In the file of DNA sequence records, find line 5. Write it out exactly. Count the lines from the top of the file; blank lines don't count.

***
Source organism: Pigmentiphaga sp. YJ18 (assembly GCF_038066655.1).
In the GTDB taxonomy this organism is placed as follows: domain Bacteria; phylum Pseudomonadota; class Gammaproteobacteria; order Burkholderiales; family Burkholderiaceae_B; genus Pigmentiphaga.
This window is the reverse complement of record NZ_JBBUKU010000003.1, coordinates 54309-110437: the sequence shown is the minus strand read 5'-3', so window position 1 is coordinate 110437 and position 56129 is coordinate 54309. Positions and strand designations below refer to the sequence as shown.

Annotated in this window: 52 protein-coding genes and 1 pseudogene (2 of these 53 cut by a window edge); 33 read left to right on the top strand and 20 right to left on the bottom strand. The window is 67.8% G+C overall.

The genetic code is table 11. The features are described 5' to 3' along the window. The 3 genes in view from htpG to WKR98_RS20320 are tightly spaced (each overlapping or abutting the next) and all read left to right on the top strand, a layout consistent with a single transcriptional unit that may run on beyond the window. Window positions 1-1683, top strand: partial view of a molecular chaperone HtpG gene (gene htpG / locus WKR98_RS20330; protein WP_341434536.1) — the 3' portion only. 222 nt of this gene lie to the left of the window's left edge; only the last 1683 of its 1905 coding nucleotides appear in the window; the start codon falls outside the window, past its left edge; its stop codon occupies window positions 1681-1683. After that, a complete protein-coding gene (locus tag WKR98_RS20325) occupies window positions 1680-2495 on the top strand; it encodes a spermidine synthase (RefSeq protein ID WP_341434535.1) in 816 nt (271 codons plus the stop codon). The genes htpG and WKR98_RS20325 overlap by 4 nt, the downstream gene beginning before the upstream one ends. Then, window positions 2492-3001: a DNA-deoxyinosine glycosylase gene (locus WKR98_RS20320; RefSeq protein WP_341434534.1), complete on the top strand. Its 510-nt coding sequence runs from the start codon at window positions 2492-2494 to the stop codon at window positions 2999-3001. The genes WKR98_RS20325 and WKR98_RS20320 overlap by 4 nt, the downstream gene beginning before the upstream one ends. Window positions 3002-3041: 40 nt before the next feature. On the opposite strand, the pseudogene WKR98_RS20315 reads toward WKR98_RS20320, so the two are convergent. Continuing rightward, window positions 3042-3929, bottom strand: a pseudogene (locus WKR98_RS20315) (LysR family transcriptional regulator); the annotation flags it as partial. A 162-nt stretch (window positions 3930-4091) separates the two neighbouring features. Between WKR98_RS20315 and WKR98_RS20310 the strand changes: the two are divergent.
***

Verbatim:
The genetic code is table 11. The features are described 5' to 3' along the window. The 3 genes in view from htpG to WKR98_RS20320 are tightly spaced (each overlapping or abutting the next) and all read left to right on the top strand, a layout consistent with a single transcriptional unit that may run on beyond the window. Window positions 1-1683, top strand: partial view of a molecular chaperone HtpG gene (gene htpG / locus WKR98_RS20330; protein WP_341434536.1) — the 3' portion only. 222 nt of this gene lie to the left of the window's left edge; only the last 1683 of its 1905 coding nucleotides appear in the window; the start codon falls outside the window, past its left edge; its stop codon occupies window positions 1681-1683. After that, a complete protein-coding gene (locus tag WKR98_RS20325) occupies window positions 1680-2495 on the top strand; it encodes a spermidine synthase (RefSeq protein ID WP_341434535.1) in 816 nt (271 codons plus the stop codon). The genes htpG and WKR98_RS20325 overlap by 4 nt, the downstream gene beginning before the upstream one ends. Then, window positions 2492-3001: a DNA-deoxyinosine glycosylase gene (locus WKR98_RS20320; RefSeq protein WP_341434534.1), complete on the top strand. Its 510-nt coding sequence runs from the start codon at window positions 2492-2494 to the stop codon at window positions 2999-3001. The genes WKR98_RS20325 and WKR98_RS20320 overlap by 4 nt, the downstream gene beginning before the upstream one ends. Window positions 3002-3041: 40 nt before the next feature. On the opposite strand, the pseudogene WKR98_RS20315 reads toward WKR98_RS20320, so the two are convergent. Continuing rightward, window positions 3042-3929, bottom strand: a pseudogene (locus WKR98_RS20315) (LysR family transcriptional regulator); the annotation flags it as partial. A 162-nt stretch (window positions 3930-4091) separates the two neighbouring features. Between WKR98_RS20315 and WKR98_RS20310 the strand changes: the two are divergent.